Misophonia is an often misunderstood condition. It is a strong, often described as irrational, emotional reaction to certain trigger sounds. Imagine feeling rage at the sound of someone chewing, welling up within you, often exploding out, and you are approaching how life is like for many with Misophonia.
Sadly many people refuse to accept Misophonia exists, it is dismissed as just someone being touchy or oversensitive. Sufferers can even be mocked, for having what is arbitrarily declared a “made up condition”. However the NHS accepts it exists, considering it a form of Hyperacusis and millions of people around the world know it exists because they live with it every day.
It may not sound (forgive the pun) like a very troubling condition. However as a doctor with the condition decribes here, it can affect peoples lives in many different ways. Very often the trigger noise may be associated with certain people, and it can destroy relationships if others are not able to understand that these strong negative emotions are part of the condition. Misophonia usually develops from the age of ten, and for many people their childhood becomes a minefield of navigating trigger situations with unsympathetic parents and family members refusing to accept they are being anything other than awkward. This can leave a legacy far wider than the impact of Misophonia itself.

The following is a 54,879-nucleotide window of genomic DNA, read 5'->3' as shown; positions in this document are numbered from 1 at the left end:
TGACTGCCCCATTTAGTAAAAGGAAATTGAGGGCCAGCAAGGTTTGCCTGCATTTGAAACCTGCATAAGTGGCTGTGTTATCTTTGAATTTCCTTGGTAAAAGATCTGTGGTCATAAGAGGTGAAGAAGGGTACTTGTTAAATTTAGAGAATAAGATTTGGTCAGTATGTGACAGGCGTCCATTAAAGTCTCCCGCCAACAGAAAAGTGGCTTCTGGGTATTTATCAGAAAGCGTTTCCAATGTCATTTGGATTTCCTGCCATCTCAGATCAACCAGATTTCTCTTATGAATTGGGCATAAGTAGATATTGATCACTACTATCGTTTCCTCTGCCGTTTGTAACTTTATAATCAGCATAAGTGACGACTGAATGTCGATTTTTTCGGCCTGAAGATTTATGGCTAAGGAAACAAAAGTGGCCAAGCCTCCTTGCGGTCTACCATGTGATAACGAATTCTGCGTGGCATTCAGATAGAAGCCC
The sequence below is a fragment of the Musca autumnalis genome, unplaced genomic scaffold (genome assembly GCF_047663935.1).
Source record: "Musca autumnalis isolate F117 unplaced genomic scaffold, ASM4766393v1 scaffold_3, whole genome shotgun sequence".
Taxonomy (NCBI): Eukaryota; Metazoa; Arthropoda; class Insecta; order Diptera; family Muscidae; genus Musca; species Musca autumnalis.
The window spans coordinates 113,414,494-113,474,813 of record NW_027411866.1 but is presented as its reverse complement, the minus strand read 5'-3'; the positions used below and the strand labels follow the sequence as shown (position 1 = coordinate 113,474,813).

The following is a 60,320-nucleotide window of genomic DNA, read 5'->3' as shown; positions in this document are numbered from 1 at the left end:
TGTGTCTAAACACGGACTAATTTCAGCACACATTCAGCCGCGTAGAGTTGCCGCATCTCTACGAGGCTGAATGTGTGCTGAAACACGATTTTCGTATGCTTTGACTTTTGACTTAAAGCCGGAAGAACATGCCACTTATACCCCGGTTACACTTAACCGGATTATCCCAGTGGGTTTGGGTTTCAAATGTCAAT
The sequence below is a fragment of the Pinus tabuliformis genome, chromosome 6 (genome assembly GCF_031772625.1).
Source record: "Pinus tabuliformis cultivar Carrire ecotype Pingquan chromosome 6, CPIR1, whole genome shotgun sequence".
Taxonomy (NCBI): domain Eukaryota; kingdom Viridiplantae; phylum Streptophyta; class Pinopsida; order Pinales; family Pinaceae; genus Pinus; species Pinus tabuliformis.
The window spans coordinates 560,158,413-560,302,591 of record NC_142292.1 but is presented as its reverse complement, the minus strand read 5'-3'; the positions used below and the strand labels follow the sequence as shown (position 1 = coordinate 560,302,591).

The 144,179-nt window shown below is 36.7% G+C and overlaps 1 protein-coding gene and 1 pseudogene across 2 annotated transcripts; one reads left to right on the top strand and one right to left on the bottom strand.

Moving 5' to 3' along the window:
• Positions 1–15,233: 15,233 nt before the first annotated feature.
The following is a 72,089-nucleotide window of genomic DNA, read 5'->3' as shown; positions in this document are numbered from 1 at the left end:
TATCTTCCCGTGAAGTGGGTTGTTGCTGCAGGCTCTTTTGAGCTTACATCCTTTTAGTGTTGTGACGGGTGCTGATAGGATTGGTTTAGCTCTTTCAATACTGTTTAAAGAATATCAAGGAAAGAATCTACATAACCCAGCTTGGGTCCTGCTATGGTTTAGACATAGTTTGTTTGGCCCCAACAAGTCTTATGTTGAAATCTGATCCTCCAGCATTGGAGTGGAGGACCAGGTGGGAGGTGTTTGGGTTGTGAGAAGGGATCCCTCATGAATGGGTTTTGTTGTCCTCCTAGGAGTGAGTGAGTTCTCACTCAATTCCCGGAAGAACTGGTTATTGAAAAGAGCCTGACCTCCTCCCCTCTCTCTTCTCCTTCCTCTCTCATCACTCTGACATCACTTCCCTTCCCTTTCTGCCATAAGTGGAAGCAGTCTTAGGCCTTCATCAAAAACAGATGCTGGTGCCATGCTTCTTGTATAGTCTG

Depending on the trigger Misophonia can also affect work, if the tapping of the keyboard, or a touchpad is someones trigger work can become a stress filled environment, with each day filled with emotional turmoil and upheaval.
Can counselling help?
Many sites recommend CBT. As an integrative therapist I take a wider view. I do believe counselling can help, although there is no cure for Misophonia. Strategies can be worked on in therapy to make life more bearable for sufferers. I believe though it is often important to explore the impact the condition has had emotionally, how it affects family and other relationships. People with Misophonia have a life long condition, and one where triggers may change. It is not enough to just change behaviours or plan strategies, vital as they are.
Many people feel as if a huge lightbulb has gone off when they first read of Misophonia, something they have assumed was “just them” or even thought was a sign of mental illness is suddenly explained. It can be a great feeling to simply discover you are not alone.
There are many online support groups, which can be invaluable